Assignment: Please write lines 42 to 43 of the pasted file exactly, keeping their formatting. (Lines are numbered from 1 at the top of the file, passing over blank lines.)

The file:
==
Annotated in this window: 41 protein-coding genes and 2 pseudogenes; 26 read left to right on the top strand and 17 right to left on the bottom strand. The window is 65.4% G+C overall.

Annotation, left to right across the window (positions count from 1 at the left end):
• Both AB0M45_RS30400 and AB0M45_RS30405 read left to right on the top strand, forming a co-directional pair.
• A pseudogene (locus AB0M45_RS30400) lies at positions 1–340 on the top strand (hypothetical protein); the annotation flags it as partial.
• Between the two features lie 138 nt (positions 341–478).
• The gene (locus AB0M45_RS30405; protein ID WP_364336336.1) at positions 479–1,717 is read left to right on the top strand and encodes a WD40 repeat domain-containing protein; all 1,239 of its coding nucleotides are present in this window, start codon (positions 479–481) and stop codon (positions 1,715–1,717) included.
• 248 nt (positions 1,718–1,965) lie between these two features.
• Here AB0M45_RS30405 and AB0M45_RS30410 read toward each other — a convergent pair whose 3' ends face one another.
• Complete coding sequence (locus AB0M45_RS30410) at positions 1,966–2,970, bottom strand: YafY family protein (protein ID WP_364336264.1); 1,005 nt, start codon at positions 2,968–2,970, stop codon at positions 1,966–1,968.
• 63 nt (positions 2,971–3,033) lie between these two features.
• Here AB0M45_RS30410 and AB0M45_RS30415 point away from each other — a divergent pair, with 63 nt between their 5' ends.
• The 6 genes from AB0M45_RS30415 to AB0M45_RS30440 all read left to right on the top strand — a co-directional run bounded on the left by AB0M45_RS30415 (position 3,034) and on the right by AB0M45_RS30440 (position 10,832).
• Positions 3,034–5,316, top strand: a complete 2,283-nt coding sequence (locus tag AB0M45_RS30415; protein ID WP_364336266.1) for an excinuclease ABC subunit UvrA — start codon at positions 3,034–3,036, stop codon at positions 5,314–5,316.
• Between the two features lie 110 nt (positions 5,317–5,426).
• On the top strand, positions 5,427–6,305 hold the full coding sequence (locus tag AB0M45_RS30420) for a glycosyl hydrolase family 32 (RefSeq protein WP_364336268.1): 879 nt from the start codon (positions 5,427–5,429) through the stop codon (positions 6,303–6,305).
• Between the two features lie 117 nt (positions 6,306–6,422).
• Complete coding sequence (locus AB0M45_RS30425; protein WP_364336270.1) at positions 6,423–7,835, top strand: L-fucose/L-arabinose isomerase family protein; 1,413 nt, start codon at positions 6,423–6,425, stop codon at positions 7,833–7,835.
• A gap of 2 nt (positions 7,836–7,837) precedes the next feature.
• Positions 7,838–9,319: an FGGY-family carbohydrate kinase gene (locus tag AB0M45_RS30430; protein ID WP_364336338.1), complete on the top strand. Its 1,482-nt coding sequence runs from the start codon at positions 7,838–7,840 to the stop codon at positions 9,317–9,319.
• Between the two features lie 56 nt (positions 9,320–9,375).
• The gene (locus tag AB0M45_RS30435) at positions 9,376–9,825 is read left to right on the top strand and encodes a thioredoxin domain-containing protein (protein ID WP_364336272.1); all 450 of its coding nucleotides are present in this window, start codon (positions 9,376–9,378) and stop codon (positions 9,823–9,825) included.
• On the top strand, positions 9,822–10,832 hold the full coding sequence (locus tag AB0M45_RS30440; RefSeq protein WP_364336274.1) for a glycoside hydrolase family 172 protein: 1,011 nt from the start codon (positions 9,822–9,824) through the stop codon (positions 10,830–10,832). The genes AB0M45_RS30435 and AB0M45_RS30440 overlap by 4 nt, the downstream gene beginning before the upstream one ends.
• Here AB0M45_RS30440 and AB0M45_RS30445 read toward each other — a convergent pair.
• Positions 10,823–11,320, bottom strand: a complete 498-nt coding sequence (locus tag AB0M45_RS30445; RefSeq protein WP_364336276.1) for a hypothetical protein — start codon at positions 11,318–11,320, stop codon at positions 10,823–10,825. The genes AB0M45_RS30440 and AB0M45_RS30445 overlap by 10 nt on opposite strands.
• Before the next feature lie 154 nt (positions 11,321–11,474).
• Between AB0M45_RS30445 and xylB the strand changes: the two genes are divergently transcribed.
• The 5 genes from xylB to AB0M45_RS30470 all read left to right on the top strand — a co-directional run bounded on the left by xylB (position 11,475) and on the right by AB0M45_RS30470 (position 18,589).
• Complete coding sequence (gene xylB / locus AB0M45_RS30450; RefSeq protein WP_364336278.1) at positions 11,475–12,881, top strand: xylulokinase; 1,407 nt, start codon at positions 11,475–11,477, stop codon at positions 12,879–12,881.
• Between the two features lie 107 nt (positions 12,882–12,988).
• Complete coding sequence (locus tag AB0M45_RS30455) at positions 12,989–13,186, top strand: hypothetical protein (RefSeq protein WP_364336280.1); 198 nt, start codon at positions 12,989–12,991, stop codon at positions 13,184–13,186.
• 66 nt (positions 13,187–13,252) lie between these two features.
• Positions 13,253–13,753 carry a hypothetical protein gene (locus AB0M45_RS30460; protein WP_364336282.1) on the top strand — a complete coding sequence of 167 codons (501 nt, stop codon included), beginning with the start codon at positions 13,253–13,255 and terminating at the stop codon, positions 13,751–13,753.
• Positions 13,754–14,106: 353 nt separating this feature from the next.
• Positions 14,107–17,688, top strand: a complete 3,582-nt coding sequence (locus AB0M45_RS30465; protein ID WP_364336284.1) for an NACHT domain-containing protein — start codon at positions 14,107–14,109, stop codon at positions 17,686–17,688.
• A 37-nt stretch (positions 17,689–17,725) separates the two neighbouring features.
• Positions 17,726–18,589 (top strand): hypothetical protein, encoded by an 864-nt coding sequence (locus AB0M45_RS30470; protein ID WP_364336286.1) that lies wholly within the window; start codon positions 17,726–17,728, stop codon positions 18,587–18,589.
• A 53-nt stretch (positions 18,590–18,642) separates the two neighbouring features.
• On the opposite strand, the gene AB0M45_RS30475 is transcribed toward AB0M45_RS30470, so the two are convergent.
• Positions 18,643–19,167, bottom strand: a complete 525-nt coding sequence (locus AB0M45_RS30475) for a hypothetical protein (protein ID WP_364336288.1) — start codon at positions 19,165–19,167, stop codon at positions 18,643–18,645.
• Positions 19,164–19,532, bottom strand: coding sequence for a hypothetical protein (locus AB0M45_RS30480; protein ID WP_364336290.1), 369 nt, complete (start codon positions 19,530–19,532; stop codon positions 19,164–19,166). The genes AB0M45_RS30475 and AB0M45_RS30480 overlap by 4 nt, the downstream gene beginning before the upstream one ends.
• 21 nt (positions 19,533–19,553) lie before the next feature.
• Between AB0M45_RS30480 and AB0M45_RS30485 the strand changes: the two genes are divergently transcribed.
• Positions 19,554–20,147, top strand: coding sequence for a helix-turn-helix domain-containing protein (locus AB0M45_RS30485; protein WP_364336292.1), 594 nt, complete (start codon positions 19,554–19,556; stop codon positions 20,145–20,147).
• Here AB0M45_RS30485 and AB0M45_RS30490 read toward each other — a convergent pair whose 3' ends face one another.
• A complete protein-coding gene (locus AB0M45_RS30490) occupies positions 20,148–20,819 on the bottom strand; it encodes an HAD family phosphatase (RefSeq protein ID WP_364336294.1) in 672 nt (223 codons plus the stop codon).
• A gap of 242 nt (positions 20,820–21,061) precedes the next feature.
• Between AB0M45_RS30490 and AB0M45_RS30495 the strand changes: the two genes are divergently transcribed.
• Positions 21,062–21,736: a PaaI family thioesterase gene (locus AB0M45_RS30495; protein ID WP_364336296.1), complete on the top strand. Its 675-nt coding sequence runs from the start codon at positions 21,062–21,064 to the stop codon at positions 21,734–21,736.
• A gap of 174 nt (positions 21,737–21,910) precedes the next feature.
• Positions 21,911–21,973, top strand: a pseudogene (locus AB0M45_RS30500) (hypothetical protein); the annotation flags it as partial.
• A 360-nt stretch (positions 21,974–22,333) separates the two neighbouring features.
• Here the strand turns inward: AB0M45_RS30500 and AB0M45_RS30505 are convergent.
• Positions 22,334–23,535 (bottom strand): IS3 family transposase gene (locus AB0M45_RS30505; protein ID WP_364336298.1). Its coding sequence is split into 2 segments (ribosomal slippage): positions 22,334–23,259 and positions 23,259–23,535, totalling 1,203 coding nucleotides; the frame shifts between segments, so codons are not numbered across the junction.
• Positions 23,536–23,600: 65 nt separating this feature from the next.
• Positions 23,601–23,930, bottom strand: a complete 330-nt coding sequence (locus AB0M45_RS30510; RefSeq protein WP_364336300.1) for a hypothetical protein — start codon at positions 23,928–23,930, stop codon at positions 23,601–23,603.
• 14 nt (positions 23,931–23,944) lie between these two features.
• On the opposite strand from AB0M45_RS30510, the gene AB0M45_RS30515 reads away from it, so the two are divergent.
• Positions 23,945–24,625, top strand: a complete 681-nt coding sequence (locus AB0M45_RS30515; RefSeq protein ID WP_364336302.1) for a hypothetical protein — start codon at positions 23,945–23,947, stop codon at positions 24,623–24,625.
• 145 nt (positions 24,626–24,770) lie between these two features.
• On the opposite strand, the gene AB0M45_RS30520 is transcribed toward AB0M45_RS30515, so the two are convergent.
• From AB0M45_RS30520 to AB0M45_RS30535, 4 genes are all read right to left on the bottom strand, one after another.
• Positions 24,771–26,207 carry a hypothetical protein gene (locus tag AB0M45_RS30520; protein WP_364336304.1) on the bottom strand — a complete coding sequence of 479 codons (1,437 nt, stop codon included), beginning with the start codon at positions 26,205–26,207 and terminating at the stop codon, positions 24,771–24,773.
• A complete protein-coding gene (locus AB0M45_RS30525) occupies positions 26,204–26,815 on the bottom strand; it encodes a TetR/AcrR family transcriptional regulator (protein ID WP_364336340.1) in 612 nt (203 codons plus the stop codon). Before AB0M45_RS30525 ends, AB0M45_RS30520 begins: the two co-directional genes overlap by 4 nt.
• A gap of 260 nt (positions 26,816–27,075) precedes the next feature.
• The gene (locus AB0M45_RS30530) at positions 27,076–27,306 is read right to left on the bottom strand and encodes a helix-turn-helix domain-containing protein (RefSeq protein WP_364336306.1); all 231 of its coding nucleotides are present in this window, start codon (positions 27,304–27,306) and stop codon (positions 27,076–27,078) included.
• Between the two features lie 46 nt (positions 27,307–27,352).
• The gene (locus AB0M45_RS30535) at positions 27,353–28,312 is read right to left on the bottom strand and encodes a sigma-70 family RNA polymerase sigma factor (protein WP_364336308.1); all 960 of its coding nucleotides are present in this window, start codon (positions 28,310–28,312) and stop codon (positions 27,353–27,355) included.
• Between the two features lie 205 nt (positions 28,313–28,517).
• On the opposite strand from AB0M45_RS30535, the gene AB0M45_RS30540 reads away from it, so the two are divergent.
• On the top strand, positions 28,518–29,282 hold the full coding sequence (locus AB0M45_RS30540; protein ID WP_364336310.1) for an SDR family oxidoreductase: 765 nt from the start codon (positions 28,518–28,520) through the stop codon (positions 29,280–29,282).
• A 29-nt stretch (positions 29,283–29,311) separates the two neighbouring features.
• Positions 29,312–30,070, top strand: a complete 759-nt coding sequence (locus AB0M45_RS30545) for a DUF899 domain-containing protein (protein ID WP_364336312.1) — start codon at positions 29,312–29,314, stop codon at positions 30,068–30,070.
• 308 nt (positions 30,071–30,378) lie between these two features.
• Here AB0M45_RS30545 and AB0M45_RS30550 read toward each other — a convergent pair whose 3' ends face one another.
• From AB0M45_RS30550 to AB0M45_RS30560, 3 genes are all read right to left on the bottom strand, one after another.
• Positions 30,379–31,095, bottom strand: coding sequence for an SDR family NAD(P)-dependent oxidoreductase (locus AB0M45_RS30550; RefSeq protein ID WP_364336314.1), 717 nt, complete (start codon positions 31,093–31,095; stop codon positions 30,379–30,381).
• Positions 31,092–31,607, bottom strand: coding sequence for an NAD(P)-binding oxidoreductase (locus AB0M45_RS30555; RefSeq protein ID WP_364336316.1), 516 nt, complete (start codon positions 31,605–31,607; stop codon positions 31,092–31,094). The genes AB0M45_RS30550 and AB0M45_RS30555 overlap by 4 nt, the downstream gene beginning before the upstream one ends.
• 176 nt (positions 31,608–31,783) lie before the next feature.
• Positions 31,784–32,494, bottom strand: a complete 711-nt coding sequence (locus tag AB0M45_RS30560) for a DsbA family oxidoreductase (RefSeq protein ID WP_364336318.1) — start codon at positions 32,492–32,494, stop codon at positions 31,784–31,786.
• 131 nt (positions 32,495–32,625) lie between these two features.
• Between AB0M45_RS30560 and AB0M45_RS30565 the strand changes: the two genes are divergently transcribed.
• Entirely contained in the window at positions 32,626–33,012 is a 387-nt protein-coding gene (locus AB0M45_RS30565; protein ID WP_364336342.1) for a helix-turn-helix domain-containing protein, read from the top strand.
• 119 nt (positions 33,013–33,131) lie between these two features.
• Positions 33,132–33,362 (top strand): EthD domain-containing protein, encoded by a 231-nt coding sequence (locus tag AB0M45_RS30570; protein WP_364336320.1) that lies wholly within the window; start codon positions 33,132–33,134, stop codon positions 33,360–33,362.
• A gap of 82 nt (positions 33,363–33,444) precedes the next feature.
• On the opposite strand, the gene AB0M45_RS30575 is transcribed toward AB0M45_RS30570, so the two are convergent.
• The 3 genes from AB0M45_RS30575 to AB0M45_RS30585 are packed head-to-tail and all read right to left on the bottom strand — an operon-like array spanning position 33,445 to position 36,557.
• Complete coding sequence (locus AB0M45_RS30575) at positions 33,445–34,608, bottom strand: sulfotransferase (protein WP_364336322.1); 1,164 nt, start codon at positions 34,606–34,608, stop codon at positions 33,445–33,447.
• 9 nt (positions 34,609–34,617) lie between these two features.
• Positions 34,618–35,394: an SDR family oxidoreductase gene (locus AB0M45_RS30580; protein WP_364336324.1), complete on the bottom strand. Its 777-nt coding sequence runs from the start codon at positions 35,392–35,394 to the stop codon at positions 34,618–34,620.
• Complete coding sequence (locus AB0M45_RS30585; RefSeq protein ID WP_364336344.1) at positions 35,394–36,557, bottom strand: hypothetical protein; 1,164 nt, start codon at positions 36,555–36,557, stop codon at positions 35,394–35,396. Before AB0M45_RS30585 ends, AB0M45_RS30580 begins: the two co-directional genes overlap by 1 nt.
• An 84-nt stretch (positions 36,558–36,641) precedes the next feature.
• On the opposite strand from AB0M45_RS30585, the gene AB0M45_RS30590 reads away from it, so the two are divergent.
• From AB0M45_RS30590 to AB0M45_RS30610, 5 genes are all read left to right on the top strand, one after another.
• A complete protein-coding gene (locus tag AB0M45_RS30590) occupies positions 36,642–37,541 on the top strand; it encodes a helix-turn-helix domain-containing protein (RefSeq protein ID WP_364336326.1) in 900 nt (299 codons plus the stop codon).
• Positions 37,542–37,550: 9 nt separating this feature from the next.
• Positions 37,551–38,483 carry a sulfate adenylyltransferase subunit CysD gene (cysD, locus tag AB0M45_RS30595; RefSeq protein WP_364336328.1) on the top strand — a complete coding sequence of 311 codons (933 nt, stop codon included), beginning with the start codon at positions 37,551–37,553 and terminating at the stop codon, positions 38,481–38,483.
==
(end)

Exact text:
• Between AB0M45_RS30480 and AB0M45_RS30485 the strand changes: the two genes are divergently transcribed.
• Positions 19,554–20,147, top strand: coding sequence for a helix-turn-helix domain-containing protein (locus AB0M45_RS30485; protein WP_364336292.1), 594 nt, complete (start codon positions 19,554–19,556; stop codon positions 20,145–20,147).